The Maasai elder advocating to end female genital mutilation

26 FEBRUARY 2021

Although female genital mutilation has been banned in Kenya since 2002, the practice is still prevalent among Maasai communities. However, Kirisia, 42 is making a stand in his community and is calling for change.

Kirisia, 42, went against tradition to marry a woman who had not been cut
Kirisia, 42, went against tradition to marry a woman who had not been cut

Although most people in Kenya condemn female genital mutilation (FGM) and huge progress has been made over the last 3 decades to abandon the practice, including a ban by the government in 2002, the practice still continues in some communities, including among the Maasai people.

Kenyan Maasai are a proud people who have deeply rooted traditional values and customs. Maasai girls are cut between the ages of 12 and 14 to mark their change from girl to woman. It forms part of the traditional rites of passage for girls, necessary for them to be considered adults in their community. However, this tradition ignores the health risks it poses to the girls who are subject to it.

Opposing stereotypes

For Maasai men, a girl who has been cut is seen as virtuous and ready for marriage – a good source of income for parents who receive a bride price for allowing their daughters to be married off. An uncut girl on the other hand, is regarded as a ‘child’ in the eyes of the community, risks isolation and is unlikely to receive a proposal of marriage.

But not all men think this way. Kirisia, 42, is a Maasai elder who went against the grain and married an uncut woman. “I met her, and we fell in love. I did not see any problem with her being uncut. All that mattered is that we cared for each other,” he explains. However, this act was not regarded well within the community.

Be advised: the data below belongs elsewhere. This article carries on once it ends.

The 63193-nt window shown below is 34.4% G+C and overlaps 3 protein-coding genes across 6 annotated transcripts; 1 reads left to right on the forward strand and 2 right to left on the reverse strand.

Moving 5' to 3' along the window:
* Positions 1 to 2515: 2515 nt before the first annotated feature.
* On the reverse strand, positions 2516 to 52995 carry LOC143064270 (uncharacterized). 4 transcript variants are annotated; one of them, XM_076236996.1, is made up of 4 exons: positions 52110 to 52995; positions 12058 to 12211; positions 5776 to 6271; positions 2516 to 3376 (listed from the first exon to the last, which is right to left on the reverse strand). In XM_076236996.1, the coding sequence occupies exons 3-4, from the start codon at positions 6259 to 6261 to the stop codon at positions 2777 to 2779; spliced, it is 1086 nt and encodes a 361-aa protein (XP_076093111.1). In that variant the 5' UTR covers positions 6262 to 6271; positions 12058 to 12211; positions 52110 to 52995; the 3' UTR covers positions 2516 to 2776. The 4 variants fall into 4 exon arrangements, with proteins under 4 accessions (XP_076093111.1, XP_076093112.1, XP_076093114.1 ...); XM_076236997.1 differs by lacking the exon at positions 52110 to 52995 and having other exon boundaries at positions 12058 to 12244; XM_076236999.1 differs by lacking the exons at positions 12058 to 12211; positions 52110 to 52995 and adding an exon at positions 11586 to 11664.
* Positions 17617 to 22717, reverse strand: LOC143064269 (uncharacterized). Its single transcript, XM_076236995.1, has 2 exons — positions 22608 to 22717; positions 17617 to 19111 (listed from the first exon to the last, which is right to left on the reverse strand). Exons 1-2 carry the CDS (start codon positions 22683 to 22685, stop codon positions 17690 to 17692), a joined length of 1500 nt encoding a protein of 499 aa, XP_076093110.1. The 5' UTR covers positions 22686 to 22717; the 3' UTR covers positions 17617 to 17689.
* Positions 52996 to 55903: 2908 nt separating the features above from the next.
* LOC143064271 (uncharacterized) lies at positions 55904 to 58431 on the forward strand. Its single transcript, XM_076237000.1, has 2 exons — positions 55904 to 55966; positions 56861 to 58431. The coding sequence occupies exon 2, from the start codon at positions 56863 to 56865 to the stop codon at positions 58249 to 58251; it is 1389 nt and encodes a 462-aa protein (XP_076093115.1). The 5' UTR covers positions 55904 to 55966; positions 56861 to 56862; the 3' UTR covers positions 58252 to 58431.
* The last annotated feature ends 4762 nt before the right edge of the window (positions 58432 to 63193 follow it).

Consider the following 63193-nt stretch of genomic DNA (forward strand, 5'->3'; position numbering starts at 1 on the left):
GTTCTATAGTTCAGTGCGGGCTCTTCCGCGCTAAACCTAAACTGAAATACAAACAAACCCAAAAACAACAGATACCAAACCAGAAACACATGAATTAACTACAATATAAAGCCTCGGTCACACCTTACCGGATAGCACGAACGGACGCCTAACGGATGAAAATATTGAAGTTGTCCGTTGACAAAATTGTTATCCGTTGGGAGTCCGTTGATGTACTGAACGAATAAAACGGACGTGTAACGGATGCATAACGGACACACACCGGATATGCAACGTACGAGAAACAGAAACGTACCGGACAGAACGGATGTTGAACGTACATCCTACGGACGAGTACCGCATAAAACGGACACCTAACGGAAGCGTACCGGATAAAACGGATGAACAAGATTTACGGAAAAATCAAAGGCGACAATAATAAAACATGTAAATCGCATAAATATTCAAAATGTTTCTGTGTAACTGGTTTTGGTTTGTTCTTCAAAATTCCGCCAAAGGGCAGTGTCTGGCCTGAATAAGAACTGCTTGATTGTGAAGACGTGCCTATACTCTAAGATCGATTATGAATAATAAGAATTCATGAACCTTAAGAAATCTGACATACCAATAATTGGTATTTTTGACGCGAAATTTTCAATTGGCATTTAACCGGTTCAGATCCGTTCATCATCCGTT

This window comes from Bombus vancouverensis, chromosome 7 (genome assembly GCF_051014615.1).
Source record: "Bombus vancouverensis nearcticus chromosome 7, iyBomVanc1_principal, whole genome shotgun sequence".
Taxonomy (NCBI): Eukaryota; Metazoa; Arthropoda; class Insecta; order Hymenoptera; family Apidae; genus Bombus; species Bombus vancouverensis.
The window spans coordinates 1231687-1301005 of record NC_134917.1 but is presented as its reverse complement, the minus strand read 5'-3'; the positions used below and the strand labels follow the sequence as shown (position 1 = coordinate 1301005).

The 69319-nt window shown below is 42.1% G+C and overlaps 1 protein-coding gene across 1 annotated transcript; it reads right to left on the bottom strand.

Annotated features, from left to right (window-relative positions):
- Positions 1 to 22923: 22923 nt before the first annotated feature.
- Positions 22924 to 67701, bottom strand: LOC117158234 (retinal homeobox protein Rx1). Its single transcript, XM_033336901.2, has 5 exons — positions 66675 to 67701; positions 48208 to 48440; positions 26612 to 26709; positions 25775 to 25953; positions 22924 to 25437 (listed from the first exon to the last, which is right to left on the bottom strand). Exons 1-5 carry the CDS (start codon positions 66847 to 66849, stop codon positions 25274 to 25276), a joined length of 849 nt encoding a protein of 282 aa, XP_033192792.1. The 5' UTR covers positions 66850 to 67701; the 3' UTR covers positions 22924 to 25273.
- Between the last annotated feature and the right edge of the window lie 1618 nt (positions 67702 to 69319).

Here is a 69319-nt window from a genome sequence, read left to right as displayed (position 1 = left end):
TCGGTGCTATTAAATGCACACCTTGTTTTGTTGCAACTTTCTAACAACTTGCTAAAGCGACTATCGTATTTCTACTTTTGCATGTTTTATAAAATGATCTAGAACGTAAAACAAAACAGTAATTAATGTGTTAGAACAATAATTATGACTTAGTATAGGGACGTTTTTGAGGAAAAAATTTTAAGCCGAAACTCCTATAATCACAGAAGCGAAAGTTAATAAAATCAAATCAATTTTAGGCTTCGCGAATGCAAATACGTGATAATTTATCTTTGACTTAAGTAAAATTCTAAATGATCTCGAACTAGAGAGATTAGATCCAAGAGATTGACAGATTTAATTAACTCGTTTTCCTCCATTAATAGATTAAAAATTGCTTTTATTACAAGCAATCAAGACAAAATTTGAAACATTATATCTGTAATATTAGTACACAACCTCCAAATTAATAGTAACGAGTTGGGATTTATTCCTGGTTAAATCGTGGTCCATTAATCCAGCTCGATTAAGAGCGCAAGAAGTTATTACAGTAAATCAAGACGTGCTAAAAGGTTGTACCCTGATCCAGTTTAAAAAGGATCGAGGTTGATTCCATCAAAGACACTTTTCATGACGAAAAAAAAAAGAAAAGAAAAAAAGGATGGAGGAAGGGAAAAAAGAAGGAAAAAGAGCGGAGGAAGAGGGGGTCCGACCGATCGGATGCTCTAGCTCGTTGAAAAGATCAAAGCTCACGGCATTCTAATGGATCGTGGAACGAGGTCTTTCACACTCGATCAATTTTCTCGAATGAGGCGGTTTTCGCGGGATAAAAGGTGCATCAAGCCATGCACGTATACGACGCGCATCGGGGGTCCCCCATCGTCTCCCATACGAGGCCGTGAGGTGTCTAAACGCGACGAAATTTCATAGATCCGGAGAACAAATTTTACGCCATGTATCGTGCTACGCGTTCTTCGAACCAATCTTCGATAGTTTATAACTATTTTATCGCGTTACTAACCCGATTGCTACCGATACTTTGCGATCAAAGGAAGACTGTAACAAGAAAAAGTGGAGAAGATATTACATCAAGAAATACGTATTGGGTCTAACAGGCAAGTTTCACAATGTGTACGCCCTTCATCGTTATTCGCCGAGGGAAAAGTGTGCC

I did not see any problem with her being uncut.

“I could sense people talking behind my back, although no one ever confronted us directly,” he says. “We faced trials from time to time but that did not stop us.” Kirisia attributes the ease at which the young married couple were able to live their lives to him being a man of the people, “I was born and raised here. I have helped a lot of people within my community and gained a lot of respect over time.”

Kirisia is now among a group of elders advocating for an end to FGM in his community. “Through Plan International, we have been taught about the harmful effects of FGM to girls and women. We are now passing on this knowledge to other men within the community.”

Calling for an end to FGM

He particularly focusses on young morans (warriors), encouraging them not to have any bias against women who are uncut and rather ensure that the practice is stopped. “I am glad to have seen that I made the right choice all along,” he says.

His wife, a cleaner at one of the local hospitals, has joined one of Plan International’s village savings and loans associations. Through her weekly contributions, they have been able to send their children to school. “She also condemns the practice and encourages other girls and women within the community not to be involved in it,” Kirisia says.  

For their 3 daughters, Kirisia has high hopes: “I want to ensure they are all educated. I would like them to be able to sustain themselves and be able to help the community as well in the future.”

Sexual and reproductive health and rights, Female genital mutilation